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Black Queer FreedomSpaces of Injury and Paths of Desire$
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GerShun Avilez

Print publication date: 2020

Print ISBN-13: 9780252043376

Published to Illinois Scholarship Online: May 2021

DOI: 10.5622/illinois/9780252043376.001.0001

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Uneven Vulnerability

Uneven Vulnerability

Queer Hypervisibility and Spaces of Imprisonment

(p.87) 3. Uneven Vulnerability
Black Queer Freedom

GerShun Avilez

University of Illinois Press

This chapter shows how incarcerated gay men present prisons as spaces of exposure and seek to disorder the governing logics that enable acts of exposure, which derive from surveillance. Gay men’s experience of incarceration is one of hypervisibility, meaning that their visibility consists of multiple layers and is differentiated because of the perceptions of their bodies and their desires. This enhanced visibility magnifies the general vulnerability associated with detention. The chapter explores edited collections of writing alongside memoirs by gay men in prison to show how same-sex desire is used as a way to refuse queer vulnerability, to undermine notions of Black masculinity as rooted in the concept of the “cool pose,” and to rewrite familiar scripts about male prison rape and HIV/AIDS concerns.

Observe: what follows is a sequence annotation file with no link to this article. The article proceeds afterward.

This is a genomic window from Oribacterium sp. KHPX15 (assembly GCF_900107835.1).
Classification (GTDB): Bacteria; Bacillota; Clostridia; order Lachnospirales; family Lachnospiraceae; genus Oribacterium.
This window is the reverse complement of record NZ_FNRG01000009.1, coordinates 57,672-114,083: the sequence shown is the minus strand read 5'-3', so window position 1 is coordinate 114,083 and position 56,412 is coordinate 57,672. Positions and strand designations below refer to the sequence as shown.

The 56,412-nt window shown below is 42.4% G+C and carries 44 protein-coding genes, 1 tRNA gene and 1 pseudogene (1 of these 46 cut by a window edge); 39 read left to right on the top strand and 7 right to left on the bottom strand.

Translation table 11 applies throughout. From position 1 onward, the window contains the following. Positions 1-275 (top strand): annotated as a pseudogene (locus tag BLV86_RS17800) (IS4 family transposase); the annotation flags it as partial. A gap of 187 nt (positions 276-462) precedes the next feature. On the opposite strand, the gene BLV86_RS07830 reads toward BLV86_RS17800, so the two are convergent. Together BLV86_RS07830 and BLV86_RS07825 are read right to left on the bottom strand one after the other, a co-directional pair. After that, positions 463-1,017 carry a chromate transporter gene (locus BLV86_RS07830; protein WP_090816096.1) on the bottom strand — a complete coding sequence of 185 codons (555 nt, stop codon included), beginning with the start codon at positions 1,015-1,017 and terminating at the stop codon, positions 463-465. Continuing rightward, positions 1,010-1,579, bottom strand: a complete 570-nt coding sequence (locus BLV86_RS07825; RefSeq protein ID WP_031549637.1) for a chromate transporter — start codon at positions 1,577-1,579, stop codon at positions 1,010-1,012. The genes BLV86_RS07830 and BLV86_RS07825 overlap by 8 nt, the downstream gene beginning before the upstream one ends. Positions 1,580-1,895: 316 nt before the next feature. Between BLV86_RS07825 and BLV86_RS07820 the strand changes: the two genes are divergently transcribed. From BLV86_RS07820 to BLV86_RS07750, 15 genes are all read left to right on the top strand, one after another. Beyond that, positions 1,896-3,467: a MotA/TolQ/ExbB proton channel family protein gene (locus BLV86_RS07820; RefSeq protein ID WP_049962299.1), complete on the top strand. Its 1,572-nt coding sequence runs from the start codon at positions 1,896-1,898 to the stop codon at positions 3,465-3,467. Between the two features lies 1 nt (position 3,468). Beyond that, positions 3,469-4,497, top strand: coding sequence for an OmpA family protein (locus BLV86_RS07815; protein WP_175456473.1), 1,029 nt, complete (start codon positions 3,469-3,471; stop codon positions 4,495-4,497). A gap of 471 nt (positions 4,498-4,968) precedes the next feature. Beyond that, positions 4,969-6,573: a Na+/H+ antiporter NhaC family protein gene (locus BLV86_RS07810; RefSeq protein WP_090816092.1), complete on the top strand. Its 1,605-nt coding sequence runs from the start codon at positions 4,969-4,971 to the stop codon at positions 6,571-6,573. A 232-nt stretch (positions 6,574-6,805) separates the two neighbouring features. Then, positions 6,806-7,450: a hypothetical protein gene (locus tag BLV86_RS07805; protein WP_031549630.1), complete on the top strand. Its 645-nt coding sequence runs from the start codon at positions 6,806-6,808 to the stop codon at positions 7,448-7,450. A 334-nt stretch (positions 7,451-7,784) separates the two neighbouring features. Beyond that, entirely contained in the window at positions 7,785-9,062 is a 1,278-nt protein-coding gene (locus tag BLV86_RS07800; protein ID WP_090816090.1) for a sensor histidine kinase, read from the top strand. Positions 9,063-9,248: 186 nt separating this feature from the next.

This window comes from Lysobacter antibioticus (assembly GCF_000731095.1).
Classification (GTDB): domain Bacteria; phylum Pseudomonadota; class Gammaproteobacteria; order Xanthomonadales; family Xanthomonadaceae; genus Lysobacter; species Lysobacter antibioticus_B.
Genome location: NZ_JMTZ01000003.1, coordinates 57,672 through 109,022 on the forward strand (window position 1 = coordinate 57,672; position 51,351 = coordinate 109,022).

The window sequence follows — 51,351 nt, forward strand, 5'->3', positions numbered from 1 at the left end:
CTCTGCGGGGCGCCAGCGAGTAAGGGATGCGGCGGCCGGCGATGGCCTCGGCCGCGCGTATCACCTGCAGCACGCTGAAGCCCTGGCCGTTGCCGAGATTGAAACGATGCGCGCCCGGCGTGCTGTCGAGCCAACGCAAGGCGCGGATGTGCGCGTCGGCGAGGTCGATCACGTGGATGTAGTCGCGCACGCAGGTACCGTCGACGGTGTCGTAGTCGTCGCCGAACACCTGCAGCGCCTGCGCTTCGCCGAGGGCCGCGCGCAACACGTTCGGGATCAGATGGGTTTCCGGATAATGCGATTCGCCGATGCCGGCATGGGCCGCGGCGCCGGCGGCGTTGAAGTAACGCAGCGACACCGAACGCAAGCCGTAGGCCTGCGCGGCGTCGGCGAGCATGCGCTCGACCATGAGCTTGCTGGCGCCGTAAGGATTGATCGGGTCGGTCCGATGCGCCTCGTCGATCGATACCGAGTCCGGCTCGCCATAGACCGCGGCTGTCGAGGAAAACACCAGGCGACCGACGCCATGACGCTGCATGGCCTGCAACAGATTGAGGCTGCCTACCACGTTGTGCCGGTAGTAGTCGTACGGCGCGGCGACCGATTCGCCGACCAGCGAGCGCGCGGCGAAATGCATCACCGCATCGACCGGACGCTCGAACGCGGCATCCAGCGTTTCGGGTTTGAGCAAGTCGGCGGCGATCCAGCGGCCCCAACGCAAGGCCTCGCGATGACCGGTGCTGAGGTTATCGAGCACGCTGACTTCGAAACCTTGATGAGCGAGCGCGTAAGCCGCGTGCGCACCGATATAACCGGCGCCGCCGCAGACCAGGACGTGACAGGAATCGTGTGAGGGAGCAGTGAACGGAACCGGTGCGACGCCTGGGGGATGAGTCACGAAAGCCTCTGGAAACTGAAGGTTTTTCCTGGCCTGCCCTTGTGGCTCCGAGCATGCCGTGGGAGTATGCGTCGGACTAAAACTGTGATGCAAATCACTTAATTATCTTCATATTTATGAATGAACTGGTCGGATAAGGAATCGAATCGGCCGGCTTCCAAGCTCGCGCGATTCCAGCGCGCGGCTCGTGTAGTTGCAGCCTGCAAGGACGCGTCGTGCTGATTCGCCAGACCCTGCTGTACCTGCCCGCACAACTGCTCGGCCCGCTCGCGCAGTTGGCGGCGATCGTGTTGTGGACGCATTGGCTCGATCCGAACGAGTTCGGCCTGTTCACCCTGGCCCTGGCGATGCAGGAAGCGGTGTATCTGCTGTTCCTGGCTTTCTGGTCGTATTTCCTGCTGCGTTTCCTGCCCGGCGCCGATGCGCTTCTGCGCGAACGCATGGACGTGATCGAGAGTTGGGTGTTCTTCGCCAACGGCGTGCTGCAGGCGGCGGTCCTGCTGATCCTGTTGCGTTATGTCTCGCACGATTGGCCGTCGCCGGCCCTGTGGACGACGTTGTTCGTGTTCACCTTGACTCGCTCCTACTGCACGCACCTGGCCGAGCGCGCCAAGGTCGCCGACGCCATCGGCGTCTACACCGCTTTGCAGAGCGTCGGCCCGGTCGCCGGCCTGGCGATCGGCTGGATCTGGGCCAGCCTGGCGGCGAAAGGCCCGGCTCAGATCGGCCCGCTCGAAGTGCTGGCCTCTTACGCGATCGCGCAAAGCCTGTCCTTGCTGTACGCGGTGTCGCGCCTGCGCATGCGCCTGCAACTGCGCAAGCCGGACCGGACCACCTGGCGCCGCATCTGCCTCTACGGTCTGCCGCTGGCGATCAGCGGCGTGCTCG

Keywords:   prison, visibility, hypervisibility, surveillance, masculinity, memoir, cool pose, rape, HIV/AIDS

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